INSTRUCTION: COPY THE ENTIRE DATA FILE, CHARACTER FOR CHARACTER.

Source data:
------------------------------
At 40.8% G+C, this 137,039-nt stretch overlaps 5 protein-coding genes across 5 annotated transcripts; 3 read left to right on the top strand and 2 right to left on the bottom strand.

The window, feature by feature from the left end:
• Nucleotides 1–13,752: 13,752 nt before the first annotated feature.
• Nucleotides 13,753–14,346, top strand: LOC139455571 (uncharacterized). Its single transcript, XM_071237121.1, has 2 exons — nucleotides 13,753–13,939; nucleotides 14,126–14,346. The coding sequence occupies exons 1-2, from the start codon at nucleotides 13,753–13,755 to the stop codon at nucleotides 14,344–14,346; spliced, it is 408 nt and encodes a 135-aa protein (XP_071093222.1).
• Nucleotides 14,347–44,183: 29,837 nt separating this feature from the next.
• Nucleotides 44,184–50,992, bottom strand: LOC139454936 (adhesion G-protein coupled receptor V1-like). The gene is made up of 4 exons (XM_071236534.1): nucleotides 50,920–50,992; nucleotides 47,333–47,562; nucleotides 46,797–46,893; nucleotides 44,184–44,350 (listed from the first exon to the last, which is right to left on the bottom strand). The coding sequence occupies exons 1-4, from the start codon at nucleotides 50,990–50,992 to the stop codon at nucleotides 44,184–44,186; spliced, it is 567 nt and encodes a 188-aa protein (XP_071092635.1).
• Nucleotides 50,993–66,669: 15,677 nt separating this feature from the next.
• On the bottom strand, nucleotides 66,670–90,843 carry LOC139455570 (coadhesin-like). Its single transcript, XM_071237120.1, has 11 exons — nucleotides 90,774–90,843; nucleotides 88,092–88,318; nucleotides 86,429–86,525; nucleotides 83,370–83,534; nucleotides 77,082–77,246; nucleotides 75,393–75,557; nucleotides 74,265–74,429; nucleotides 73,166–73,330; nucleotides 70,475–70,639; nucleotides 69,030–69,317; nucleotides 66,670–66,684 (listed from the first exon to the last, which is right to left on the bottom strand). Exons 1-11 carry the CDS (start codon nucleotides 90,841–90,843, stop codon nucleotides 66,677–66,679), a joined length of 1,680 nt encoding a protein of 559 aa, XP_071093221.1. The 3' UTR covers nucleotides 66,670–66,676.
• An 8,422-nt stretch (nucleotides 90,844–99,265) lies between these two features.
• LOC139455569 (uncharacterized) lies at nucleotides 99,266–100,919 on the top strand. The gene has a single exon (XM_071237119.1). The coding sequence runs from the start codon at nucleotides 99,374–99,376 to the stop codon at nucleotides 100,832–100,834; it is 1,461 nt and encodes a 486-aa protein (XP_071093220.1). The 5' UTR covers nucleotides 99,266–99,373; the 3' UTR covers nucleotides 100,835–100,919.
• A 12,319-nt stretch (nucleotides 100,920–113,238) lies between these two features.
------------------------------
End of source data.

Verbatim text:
At 40.8% G+C, this 137,039-nt stretch overlaps 5 protein-coding genes across 5 annotated transcripts; 3 read left to right on the top strand and 2 right to left on the bottom strand.

The window, feature by feature from the left end:
• Nucleotides 1–13,752: 13,752 nt before the first annotated feature.
• Nucleotides 13,753–14,346, top strand: LOC139455571 (uncharacterized). Its single transcript, XM_071237121.1, has 2 exons — nucleotides 13,753–13,939; nucleotides 14,126–14,346. The coding sequence occupies exons 1-2, from the start codon at nucleotides 13,753–13,755 to the stop codon at nucleotides 14,344–14,346; spliced, it is 408 nt and encodes a 135-aa protein (XP_071093222.1).
• Nucleotides 14,347–44,183: 29,837 nt separating this feature from the next.
• Nucleotides 44,184–50,992, bottom strand: LOC139454936 (adhesion G-protein coupled receptor V1-like). The gene is made up of 4 exons (XM_071236534.1): nucleotides 50,920–50,992; nucleotides 47,333–47,562; nucleotides 46,797–46,893; nucleotides 44,184–44,350 (listed from the first exon to the last, which is right to left on the bottom strand). The coding sequence occupies exons 1-4, from the start codon at nucleotides 50,990–50,992 to the stop codon at nucleotides 44,184–44,186; spliced, it is 567 nt and encodes a 188-aa protein (XP_071092635.1).
• Nucleotides 50,993–66,669: 15,677 nt separating this feature from the next.
• On the bottom strand, nucleotides 66,670–90,843 carry LOC139455570 (coadhesin-like). Its single transcript, XM_071237120.1, has 11 exons — nucleotides 90,774–90,843; nucleotides 88,092–88,318; nucleotides 86,429–86,525; nucleotides 83,370–83,534; nucleotides 77,082–77,246; nucleotides 75,393–75,557; nucleotides 74,265–74,429; nucleotides 73,166–73,330; nucleotides 70,475–70,639; nucleotides 69,030–69,317; nucleotides 66,670–66,684 (listed from the first exon to the last, which is right to left on the bottom strand). Exons 1-11 carry the CDS (start codon nucleotides 90,841–90,843, stop codon nucleotides 66,677–66,679), a joined length of 1,680 nt encoding a protein of 559 aa, XP_071093221.1. The 3' UTR covers nucleotides 66,670–66,676.
• An 8,422-nt stretch (nucleotides 90,844–99,265) lies between these two features.
• LOC139455569 (uncharacterized) lies at nucleotides 99,266–100,919 on the top strand. The gene has a single exon (XM_071237119.1). The coding sequence runs from the start codon at nucleotides 99,374–99,376 to the stop codon at nucleotides 100,832–100,834; it is 1,461 nt and encodes a 486-aa protein (XP_071093220.1). The 5' UTR covers nucleotides 99,266–99,373; the 3' UTR covers nucleotides 100,835–100,919.
• A 12,319-nt stretch (nucleotides 100,920–113,238) lies between these two features.